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Police Brutality Inexcusable

Posted June. 18, 2010 14:03,   


Police in Seoul`s Yangcheon district are suspected of using torture as raised by the National Human Rights Commission of Korea. The commission has given specifics on the time, location and methods of the harsh treatment. It investigated 32 people booked by Yangcheon police from August last year to March this year, and found 22 were hit while gagged and had their handcuffed arms twisted.

Yangcheon police have denied the allegations. One officer said a suspect who testified before the commission is a 16-time narcotics offender. The suspect claimed he got a scar after being hit by a police officer, but Yangcheon police say the officer brought the suspect to the hospital to treat the scar the suspect got while fighting other suspects. Many drug addicts or thugs resist arrest with knives or bats, while other suspects cry police brutality after harming themselves on purpose. The occasional use of physical force is inevitable to control belligerent suspects.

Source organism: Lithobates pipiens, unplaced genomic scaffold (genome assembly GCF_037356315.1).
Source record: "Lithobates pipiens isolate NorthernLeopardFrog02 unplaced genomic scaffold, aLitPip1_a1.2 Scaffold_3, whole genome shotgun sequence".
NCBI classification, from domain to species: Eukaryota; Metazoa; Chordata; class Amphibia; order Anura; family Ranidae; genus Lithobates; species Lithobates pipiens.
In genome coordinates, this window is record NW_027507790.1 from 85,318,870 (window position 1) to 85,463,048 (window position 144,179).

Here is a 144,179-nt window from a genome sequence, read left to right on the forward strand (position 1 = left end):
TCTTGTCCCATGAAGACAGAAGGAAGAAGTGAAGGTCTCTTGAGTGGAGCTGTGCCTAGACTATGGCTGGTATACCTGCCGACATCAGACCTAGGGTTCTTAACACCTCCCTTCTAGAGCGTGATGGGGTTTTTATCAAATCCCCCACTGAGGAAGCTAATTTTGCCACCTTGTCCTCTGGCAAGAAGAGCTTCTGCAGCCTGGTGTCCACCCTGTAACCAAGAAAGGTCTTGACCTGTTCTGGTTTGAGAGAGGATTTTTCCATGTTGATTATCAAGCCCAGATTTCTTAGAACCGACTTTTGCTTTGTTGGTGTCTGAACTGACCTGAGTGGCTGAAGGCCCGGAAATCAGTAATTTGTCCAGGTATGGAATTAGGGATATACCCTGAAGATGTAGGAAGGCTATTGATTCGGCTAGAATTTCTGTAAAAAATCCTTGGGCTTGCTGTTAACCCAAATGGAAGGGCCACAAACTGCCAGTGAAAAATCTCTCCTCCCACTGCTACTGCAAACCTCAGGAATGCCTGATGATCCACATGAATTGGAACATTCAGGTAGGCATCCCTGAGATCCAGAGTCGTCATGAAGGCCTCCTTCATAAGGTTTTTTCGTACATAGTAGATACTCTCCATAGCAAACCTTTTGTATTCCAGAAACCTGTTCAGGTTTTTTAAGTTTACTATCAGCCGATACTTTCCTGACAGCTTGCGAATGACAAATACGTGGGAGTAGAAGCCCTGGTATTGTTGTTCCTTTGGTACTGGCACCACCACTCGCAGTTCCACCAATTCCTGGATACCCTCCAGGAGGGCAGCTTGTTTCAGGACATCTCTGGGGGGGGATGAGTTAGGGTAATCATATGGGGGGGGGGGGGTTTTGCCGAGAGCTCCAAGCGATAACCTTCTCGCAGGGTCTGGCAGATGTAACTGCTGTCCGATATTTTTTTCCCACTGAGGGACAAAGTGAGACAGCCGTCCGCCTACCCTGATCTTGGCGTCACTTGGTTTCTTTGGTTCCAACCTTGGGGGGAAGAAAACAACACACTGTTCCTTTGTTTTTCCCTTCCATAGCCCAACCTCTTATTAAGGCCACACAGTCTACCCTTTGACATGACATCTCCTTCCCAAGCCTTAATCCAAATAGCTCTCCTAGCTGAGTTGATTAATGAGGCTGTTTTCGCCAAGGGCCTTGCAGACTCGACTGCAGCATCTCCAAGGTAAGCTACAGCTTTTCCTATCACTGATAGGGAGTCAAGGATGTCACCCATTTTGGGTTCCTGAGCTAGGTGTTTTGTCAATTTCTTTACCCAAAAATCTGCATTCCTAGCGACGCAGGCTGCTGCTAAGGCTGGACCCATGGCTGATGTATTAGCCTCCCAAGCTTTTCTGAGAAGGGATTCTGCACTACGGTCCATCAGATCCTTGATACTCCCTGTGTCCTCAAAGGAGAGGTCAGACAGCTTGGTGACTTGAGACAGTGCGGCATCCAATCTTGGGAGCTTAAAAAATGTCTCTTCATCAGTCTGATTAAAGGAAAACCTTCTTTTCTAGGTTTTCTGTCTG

It is a different story, however, if brutality occurs in the process of investigation at a police station. A surveillance camera that should have filmed the police station March 28, when the suspect claimed he was hit by police, was facing upwards. A hard disk drive also did not contain footage of the surveillance camera from March 9 to April 2. This has fueled suspicion over a cover-up. Torture is wholly unacceptable in a country of free democracy and rule of law. A domestic court by law cannot recognize evidence obtained through forced confession.

The people vividly remember the brutal torture inflicted by previous dictatorial governments, including a college student who died after being tortured and a female college student who was subject to sexual assault. It is shameful to see suspicions of torture linger 23 years after the 1987 pro-democracy movement. Prosecutors have subpoenaed five police officers charged with brutality. The investigation into the Yangcheon police must be thorough to leave no ounce of suspicion. If the torture allegations turn out to be true, the guilty officers must face justice and their superiors must be held responsible.